“I imagine my experience has been similar to others’,” Werner says of the lockdown starting in mid-March. “No one was going anywhere. My digital manager had been after me to do a series of livestream concerts. She said this would be a good time for a kind of a variety show.” “Susie on Sundays” was launched from her studio with guest appearances and requests. “My supporters have been very generous,” Werner says, referring to her online “tip jar.” That, together with a sharp drop in touring expenses–no airfare or hotels–not only helped sustain Werner but also keep her in touch with her fans while attracting new ones. She announced her Easton date on a Sunday night when her virtual guest was Frank Figliuzzi, former assistant counterintelligence director of the FBI. “I sang ‘Secret Agent Man’ and ‘The Spy Who Loved Me.’ We try to have fun,” she says.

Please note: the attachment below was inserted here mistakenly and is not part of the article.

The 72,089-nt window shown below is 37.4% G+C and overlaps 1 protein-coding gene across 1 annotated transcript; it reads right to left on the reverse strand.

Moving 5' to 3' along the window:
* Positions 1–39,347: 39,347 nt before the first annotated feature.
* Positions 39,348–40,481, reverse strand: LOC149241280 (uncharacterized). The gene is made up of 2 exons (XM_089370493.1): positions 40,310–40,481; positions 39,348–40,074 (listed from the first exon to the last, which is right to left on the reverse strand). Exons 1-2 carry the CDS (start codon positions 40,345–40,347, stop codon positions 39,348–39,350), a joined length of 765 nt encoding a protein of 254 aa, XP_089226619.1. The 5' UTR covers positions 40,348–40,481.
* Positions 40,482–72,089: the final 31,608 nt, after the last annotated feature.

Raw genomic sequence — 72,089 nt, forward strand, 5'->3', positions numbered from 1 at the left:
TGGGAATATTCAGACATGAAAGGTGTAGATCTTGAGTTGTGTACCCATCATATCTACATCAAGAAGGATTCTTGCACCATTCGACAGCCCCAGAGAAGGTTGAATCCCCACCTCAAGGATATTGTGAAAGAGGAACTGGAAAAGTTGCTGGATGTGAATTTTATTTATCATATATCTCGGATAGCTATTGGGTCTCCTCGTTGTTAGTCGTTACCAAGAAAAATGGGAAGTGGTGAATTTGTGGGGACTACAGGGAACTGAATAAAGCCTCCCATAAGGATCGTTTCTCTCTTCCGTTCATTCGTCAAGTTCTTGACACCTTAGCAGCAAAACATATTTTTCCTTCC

Besides concert tours–live or virtual–and recordings, Werner’s artistry stretches to musical theater, having written the music and lyrics for “Bull Durham.” Based on the romantic-comedy baseball movie starring Kevin Costner, Susan Sarandon, and Tim Robbins, the show premiered in Atlanta in 2014. New York workshops followed along with talk of a national tour and Broadway opening until COVID-19 darkened theaters everywhere. “But business is still going on,” Werner says, citing “conversations about coming out of the gates roaring on the other side. We hope to be part of that.”
Meanwhile, at the Stoltz Pavilion–named, like the listening room, for Avalon Foundation supporters Jack and Susan Stoltz and their son, Keith–expect in its grand opening to hear selections from Werner’s just-released album, “Flyover Country.” It’s the latest in her series of concept albums. “Hayseed” was inspired by her experience growing up on her family’s Iowa farm. “As a writer, I like to have something in common with the audience going in,” she says. “Even if you don’t know who I am, we might have a connection if you have an affection for agriculture. I love farms and farmers.”